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Fluctuation-driven phenomena in biological systems

18 - 22 April 2016
Organisers: Louise Dyson, Stefan Grosskinsky, Thomas House, Anton Zilman

Draft Programme


Registration is now closed. Please contact the organizers if you would like to attend the workshop. All Warwick EPSRC Mathematics Symposium workshops are open to all interested parties within the mathematical sciences community in the UK and internationally, both in academia and, where appropriate, in industry.

Confirmed Speakers

Max Aldana (UNAM)
Tibor Antal (Edinburgh)
Frank Ball (Nottingham)
Golan Bel (Ben Gurion)
Joseph Challenger (Imperial)
Christina Cobbold (Glasgow)
Rob Cross (Warwick)
Jonathan Desponds (ENS Paris)
Tobias Galla (Manchester)
Jeff Gore (MIT)
Adam Kucharski (LSHTM)
Yen Ting Lin (Manchester)
Malwina Luczak (QM London)
Grant Lythe (Leeds)
Baruch Meerson (Jerusalem)
Thierry Mora (ENS Paris)
Jay Newby (UNC)
Maria D'Orsogna (UC Riverside)
Tim Rogers (Bath)
Ludger Santen (Saarbruecken)
Alex Sigal (Durban)
Orkun Soyer (Warwick)
Bartek Waclaw (Edinburgh)
Kit Yates (Bath)

Logistical information and financial support

The meeting will take place in the Zeeman Building at the University of Warwick. Information about Warwick and how to get here can be found in the links on the right.

The EPSRC has provided limited funds to support the travel and accommodation expenses of workshop participants. We expect visitors to cover travel and accommodation expenses from their own grants whenever reasonable to do so. Financial support can be requested during the registration process.

For further information contact Stefan Grosskinsky (

Scientific scope

One of the most striking differences between physical systems and their counterparts in the biological and social sciences is the very low signal to noise ratios in the latter compared to the former. For this reason, stochastic processes have a long history in modelling biological and social systems and have become increasingly important in epidemiology. Absorbing states and ergodic properties are key to understanding demographic stochasticity and extinction in models of population dynamics, epidemiology and biodiversity. Recent theoretical and experimental work on growth processes in time-dependent domains have led to a number of surprising discoveries such as lack of fixation in mixed evolutionarily neutral populations of bacteria. Advances in microscopy reveal the detailed workings of the molecular machinery inside individual cells in unprecedented precision, and the challenge has been posed by experimental cell biologists to the mathematical modelling community to devise biologically relevant stochastic models to interpret the surprisingly complex behaviour of these microscopic machines. In epidemiology it is increasingly realised that stochastic effects play a key role is such diverse scenarios as emergence of new pathogens, the behaviour of endemic diseases in response to school holidays, and the analysis of household data.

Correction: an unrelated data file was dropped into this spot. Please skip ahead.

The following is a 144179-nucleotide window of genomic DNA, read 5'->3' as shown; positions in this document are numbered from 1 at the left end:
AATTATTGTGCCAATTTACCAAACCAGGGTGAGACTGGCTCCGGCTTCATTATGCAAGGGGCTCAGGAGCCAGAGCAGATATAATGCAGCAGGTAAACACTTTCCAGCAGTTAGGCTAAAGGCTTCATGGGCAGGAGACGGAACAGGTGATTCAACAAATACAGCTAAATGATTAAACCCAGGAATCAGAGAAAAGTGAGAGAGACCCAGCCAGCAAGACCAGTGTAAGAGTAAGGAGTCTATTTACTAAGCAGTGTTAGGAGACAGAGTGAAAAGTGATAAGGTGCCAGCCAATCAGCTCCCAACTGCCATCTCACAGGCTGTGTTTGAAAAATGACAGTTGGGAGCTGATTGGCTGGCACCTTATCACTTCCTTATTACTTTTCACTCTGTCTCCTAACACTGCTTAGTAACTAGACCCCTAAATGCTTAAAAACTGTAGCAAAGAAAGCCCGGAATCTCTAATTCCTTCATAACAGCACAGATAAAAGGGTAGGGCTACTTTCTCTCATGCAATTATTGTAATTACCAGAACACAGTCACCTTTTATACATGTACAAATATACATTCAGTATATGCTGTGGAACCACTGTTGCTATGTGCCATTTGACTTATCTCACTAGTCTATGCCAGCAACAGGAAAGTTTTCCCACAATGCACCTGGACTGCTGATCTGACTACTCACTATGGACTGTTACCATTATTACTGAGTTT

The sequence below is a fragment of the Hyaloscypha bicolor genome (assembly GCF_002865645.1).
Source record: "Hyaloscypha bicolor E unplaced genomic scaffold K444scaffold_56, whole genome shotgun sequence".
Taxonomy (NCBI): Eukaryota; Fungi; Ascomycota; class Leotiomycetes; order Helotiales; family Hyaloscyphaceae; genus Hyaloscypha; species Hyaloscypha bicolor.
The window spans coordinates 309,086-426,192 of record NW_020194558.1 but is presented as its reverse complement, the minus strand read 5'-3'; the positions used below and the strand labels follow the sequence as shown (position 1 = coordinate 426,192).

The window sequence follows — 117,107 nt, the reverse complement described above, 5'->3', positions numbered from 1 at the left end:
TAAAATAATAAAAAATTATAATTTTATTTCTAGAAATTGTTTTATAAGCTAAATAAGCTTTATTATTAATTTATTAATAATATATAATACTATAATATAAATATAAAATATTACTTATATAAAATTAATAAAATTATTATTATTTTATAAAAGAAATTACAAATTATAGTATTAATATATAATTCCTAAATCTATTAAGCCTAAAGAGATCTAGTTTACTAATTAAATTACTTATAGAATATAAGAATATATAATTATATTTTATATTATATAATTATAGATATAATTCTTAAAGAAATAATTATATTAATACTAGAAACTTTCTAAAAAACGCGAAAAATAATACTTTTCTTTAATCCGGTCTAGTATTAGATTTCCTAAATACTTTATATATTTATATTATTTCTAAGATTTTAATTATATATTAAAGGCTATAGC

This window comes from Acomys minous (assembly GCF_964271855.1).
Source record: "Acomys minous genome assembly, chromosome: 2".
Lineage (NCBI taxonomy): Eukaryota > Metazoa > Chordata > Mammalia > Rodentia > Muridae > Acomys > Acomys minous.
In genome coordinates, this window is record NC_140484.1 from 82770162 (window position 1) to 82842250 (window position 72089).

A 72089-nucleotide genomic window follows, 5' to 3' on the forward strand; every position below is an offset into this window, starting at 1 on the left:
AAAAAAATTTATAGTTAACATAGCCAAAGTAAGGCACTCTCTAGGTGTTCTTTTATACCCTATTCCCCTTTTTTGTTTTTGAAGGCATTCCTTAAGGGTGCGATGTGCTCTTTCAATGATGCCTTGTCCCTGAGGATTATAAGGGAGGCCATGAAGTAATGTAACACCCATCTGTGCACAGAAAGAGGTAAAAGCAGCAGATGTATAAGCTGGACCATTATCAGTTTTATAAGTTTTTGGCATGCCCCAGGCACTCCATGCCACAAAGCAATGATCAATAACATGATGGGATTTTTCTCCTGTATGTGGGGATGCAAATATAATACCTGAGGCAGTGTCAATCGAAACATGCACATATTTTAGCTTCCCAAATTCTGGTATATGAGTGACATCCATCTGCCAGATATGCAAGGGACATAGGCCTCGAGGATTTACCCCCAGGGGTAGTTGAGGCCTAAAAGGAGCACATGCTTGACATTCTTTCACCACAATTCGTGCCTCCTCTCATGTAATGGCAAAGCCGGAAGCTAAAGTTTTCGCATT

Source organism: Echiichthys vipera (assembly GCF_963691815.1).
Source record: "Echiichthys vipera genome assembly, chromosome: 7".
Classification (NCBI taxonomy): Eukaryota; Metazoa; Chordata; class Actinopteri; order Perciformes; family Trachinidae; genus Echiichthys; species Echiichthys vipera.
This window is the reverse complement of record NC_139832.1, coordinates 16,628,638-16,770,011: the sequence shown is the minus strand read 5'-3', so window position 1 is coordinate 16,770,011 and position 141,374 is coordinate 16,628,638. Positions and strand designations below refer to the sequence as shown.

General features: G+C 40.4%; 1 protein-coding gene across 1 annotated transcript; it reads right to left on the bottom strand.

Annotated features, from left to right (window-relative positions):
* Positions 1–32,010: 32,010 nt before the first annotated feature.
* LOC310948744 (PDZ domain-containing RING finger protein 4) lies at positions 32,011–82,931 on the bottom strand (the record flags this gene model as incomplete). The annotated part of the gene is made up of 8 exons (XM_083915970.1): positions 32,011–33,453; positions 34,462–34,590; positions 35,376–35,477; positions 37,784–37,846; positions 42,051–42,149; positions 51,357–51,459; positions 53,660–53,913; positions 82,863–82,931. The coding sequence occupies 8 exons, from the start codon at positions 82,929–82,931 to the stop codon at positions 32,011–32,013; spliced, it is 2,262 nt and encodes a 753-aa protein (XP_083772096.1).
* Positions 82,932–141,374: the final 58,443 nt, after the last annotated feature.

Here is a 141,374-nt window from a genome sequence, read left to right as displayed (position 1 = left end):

This workshop will bring together mathematicians with an interest in stochastic modelling with applied scientists to work on problems at the interface of mathematics and biological sciences, focusing on noise-driven phenomena in biological transport, epidemiology and biodiversity in population dynamics.

Aerial photograph of Maths Houses

See also:
Mathematics Research Centre
Mathematical Interdisciplinary Research at Warwick (MIR@W)
Past Events 
Past Symposia 

Internet Access at Warwick:
Where possible, visitors should obtain an EDUROAM account from their own university to enable internet access whilst at Warwick.
If you need WiFi whilst at Warwick, click here for instructions (upon arrival at Warwick)
You can register for any of the symposia or workshops online. To see which registrations are currently open and to submit a registration, please click hereLink opens in a new window.
Mathematics Research Centre
Zeeman Building
University of Warwick
Coventry CV4 7AL - UK